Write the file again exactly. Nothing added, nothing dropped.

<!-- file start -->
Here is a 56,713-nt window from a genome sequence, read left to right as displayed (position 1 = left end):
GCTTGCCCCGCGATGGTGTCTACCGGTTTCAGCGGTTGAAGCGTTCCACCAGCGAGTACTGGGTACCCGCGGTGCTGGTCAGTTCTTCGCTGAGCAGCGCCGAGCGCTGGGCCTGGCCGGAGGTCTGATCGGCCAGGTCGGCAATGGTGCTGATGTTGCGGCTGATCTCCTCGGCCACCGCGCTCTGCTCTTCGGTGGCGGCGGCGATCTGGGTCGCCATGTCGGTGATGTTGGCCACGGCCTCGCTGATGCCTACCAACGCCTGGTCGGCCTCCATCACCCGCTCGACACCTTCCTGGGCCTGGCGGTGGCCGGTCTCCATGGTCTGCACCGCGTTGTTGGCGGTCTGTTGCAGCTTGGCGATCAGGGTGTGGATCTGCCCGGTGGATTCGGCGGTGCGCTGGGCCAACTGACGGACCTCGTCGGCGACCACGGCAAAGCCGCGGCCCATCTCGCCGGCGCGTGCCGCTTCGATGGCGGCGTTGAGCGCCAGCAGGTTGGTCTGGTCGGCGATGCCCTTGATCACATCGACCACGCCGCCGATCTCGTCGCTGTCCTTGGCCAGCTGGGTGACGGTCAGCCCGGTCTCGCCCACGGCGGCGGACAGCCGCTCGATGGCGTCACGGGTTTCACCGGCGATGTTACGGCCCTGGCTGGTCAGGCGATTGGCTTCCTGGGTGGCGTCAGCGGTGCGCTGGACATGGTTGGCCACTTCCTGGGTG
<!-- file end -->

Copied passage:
Here is a 56,713-nt window from a genome sequence, read left to right as displayed (position 1 = left end):
GCTTGCCCCGCGATGGTGTCTACCGGTTTCAGCGGTTGAAGCGTTCCACCAGCGAGTACTGGGTACCCGCGGTGCTGGTCAGTTCTTCGCTGAGCAGCGCCGAGCGCTGGGCCTGGCCGGAGGTCTGATCGGCCAGGTCGGCAATGGTGCTGATGTTGCGGCTGATCTCCTCGGCCACCGCGCTCTGCTCTTCGGTGGCGGCGGCGATCTGGGTCGCCATGTCGGTGATGTTGGCCACGGCCTCGCTGATGCCTACCAACGCCTGGTCGGCCTCCATCACCCGCTCGACACCTTCCTGGGCCTGGCGGTGGCCGGTCTCCATGGTCTGCACCGCGTTGTTGGCGGTCTGTTGCAGCTTGGCGATCAGGGTGTGGATCTGCCCGGTGGATTCGGCGGTGCGCTGGGCCAACTGACGGACCTCGTCGGCGACCACGGCAAAGCCGCGGCCCATCTCGCCGGCGCGTGCCGCTTCGATGGCGGCGTTGAGCGCCAGCAGGTTGGTCTGGTCGGCGATGCCCTTGATCACATCGACCACGCCGCCGATCTCGTCGCTGTCCTTGGCCAGCTGGGTGACGGTCAGCCCGGTCTCGCCCACGGCGGCGGACAGCCGCTCGATGGCGTCACGGGTTTCACCGGCGATGTTACGGCCCTGGCTGGTCAGGCGATTGGCTTCCTGGGTGGCGTCAGCGGTGCGCTGGACATGGTTGGCCACTTCCTGGGTG